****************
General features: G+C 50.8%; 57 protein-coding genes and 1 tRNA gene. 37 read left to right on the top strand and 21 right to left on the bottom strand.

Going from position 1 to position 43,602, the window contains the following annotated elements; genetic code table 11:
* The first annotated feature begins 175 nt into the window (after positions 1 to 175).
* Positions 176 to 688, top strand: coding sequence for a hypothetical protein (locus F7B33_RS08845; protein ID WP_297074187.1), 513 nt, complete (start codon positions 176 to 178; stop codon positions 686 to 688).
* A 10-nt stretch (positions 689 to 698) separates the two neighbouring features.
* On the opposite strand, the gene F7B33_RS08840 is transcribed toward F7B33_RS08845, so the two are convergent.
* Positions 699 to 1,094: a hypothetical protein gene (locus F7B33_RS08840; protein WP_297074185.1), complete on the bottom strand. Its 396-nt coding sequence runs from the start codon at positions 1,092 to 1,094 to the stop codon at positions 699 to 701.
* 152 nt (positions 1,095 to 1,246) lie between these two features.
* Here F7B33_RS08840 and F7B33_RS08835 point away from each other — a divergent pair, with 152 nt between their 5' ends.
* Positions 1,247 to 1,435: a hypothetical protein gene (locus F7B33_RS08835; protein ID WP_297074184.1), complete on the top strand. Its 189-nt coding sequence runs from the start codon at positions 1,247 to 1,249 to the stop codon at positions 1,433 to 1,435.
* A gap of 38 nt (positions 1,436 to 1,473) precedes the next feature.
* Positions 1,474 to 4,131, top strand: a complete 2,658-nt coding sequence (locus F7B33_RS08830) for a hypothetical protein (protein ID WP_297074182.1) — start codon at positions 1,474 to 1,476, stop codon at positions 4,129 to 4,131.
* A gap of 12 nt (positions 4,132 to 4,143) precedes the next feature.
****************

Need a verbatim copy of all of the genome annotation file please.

General features: G+C 50.8%; 57 protein-coding genes and 1 tRNA gene. 37 read left to right on the top strand and 21 right to left on the bottom strand.

Going from position 1 to position 43,602, the window contains the following annotated elements; genetic code table 11:
* The first annotated feature begins 175 nt into the window (after positions 1 to 175).
* Positions 176 to 688, top strand: coding sequence for a hypothetical protein (locus F7B33_RS08845; protein ID WP_297074187.1), 513 nt, complete (start codon positions 176 to 178; stop codon positions 686 to 688).
* A 10-nt stretch (positions 689 to 698) separates the two neighbouring features.
* On the opposite strand, the gene F7B33_RS08840 is transcribed toward F7B33_RS08845, so the two are convergent.
* Positions 699 to 1,094: a hypothetical protein gene (locus F7B33_RS08840; protein WP_297074185.1), complete on the bottom strand. Its 396-nt coding sequence runs from the start codon at positions 1,092 to 1,094 to the stop codon at positions 699 to 701.
* 152 nt (positions 1,095 to 1,246) lie between these two features.
* Here F7B33_RS08840 and F7B33_RS08835 point away from each other — a divergent pair, with 152 nt between their 5' ends.
* Positions 1,247 to 1,435: a hypothetical protein gene (locus F7B33_RS08835; protein ID WP_297074184.1), complete on the top strand. Its 189-nt coding sequence runs from the start codon at positions 1,247 to 1,249 to the stop codon at positions 1,433 to 1,435.
* A gap of 38 nt (positions 1,436 to 1,473) precedes the next feature.
* Positions 1,474 to 4,131, top strand: a complete 2,658-nt coding sequence (locus F7B33_RS08830) for a hypothetical protein (protein ID WP_297074182.1) — start codon at positions 1,474 to 1,476, stop codon at positions 4,129 to 4,131.
* A gap of 12 nt (positions 4,132 to 4,143) precedes the next feature.